Forex for a trader
Rolling spot forex contract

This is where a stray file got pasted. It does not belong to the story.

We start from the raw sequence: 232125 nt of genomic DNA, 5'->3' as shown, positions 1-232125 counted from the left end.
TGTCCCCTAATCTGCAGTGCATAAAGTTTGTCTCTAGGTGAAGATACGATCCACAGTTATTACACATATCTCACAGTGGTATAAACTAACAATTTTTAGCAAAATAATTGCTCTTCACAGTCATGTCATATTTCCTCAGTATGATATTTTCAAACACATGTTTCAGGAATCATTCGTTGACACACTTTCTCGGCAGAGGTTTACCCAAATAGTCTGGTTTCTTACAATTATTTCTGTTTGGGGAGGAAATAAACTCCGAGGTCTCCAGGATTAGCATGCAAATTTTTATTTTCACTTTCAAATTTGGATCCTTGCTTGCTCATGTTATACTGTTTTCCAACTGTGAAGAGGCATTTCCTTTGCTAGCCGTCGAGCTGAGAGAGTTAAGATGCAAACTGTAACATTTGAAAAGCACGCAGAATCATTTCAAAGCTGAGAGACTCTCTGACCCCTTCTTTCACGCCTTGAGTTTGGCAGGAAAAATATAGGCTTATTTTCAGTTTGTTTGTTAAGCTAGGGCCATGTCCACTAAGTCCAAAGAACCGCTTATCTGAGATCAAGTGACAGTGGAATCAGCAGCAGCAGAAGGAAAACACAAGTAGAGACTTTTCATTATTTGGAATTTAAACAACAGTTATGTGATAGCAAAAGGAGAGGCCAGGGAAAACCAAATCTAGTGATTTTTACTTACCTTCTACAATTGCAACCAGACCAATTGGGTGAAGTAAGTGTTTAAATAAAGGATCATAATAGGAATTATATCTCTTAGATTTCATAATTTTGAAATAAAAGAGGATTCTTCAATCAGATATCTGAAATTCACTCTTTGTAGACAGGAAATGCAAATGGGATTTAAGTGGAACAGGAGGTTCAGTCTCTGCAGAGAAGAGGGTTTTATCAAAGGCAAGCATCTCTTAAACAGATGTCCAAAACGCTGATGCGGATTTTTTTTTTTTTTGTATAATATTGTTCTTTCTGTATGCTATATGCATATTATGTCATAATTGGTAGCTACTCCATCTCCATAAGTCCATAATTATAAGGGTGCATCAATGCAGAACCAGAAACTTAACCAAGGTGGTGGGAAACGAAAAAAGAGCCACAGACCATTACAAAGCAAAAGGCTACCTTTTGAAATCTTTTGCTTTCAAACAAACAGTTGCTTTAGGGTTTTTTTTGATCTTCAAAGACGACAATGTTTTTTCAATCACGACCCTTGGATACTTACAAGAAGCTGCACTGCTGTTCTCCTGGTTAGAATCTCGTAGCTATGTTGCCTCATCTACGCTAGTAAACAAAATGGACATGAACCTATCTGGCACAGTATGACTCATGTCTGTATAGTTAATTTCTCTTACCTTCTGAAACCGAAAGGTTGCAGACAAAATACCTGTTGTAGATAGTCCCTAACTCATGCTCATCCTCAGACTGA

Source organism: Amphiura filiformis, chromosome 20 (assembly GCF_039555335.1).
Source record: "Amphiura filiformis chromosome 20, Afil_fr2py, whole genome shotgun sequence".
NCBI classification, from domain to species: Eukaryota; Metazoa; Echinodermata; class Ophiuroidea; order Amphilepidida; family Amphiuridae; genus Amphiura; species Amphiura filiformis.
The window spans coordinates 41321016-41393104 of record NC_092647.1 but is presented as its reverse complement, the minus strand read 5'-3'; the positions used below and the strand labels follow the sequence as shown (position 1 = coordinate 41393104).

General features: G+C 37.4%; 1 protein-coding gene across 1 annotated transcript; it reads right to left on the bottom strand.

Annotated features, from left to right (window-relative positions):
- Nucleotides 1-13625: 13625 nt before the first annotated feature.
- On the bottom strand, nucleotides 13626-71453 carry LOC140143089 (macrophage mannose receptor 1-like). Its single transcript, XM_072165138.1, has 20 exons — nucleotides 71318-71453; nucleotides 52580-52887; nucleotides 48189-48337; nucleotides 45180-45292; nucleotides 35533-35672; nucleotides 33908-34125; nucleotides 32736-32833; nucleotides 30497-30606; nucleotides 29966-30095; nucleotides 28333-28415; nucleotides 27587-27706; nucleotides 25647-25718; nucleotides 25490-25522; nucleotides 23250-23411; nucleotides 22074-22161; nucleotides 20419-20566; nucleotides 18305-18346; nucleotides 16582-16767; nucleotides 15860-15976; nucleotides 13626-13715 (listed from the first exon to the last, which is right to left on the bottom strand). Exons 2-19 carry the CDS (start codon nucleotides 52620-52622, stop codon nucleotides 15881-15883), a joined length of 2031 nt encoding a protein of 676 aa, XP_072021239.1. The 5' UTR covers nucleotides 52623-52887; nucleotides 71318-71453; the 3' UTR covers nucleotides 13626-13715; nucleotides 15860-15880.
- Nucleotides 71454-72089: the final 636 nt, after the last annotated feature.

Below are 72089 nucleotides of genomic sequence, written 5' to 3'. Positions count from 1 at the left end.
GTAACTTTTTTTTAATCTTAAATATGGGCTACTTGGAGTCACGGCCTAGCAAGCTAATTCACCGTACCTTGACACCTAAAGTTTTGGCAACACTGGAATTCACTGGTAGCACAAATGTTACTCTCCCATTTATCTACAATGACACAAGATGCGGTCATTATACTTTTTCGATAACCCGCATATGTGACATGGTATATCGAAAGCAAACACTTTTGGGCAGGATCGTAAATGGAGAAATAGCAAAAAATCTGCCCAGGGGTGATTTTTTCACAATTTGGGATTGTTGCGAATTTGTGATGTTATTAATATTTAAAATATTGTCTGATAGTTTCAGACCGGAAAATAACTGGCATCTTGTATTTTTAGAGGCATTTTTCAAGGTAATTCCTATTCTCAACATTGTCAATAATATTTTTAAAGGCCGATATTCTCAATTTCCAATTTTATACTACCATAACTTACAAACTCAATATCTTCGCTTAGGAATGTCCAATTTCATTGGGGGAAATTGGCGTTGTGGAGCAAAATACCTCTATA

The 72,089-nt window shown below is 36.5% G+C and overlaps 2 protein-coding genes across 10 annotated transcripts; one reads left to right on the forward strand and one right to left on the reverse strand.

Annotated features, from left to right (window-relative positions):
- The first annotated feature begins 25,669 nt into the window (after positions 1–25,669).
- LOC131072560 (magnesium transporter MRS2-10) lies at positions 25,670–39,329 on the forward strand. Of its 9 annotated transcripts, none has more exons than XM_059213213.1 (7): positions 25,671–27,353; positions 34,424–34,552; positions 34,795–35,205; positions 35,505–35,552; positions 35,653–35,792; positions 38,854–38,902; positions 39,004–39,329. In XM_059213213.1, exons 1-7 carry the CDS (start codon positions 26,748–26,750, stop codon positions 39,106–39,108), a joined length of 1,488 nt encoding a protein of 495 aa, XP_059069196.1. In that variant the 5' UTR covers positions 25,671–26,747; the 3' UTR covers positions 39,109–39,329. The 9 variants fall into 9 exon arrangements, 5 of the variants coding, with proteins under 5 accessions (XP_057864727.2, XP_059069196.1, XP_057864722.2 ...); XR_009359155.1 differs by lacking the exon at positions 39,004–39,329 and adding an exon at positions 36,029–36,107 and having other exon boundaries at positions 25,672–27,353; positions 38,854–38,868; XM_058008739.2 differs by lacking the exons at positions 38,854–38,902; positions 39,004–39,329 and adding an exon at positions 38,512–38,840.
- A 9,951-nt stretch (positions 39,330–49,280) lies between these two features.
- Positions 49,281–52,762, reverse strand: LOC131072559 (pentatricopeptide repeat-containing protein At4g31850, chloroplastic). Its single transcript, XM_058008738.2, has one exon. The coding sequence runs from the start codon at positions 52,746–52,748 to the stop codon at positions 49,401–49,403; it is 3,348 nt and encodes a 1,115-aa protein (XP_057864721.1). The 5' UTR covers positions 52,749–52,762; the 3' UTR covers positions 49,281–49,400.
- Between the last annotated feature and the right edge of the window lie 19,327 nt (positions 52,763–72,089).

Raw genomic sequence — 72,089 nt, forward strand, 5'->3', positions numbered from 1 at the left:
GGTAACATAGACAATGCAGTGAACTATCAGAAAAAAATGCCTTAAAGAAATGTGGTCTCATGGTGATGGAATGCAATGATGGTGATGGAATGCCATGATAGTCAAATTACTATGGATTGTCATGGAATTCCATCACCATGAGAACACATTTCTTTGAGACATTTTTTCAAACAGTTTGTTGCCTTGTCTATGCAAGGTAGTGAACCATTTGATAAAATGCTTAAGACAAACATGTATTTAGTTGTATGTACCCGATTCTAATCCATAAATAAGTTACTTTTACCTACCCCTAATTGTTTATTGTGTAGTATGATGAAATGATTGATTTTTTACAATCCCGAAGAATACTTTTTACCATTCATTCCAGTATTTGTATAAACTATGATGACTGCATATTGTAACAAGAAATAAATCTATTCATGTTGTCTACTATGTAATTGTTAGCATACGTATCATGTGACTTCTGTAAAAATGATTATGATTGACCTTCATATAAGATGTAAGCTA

Rolling spot forex contractForex CFDs versus Forex Spot Trading. Q.: Are there any differences between forex spot trading and trading forex on a CFD account? A: Essentially there are two ways to trade forex: using CFDs or margin forex. Many CFD brokers are promoting themselves to be Forex brokers these days, which they have always offered but is there any edge in using them versus a normal Forex broker who specializes in that field? Trading Forex on a CFD account is similar to trading traditional Forex, ie. you would buy or sell a set value of currency, eg, $10,000 USD. Spot Forex : A spot forex trade involves either buying or selling a forex pair at a current rate. This involves a direct exchange between to currencies. Such transactions involve cash as opposed to a contracts and interest is not included upon the agreed transaction. Should you wish to keep the position open or rollover you must enter into a swap transaction involving your forex pair. Forex CFDs : A CFD replicates the movements of an asset like futures or shares. Thus, for instance if it is based on the EURUSD, then the spot EURUSD is the underlying of that specific CFD. CFDs are not traded on common exchanges, as opposed to their underlyings and are exclusively traded over-the-counter. Rolling Spot Forex is not a regulated investment in the United Kingdom, nor the USA. The USA only has a so-called NFA to charge fees if a market maker offer spot forex and in the United Kingdom, it is in line with BoE's Non-investment Products code. Thus, the only superficial technical difference is that when you are trading with a provider on a Forex CFD, you will not be buying the actual currency. You will be trading on the provider's prices. A problem with CFDs is that they almost never have exactly the same identical prices or the same spreads in their underlyings. Your CFD provider acts as the counter-party and sole market maker in all your trades, so in absence of inhouse hedging mechanisms you can end in a situation where when you win, the provider will lose, whilst when the provider wins, you will lose. CFD providers are sometimes criticised for setting arbitrary spreads or suspending trading in crucial moments.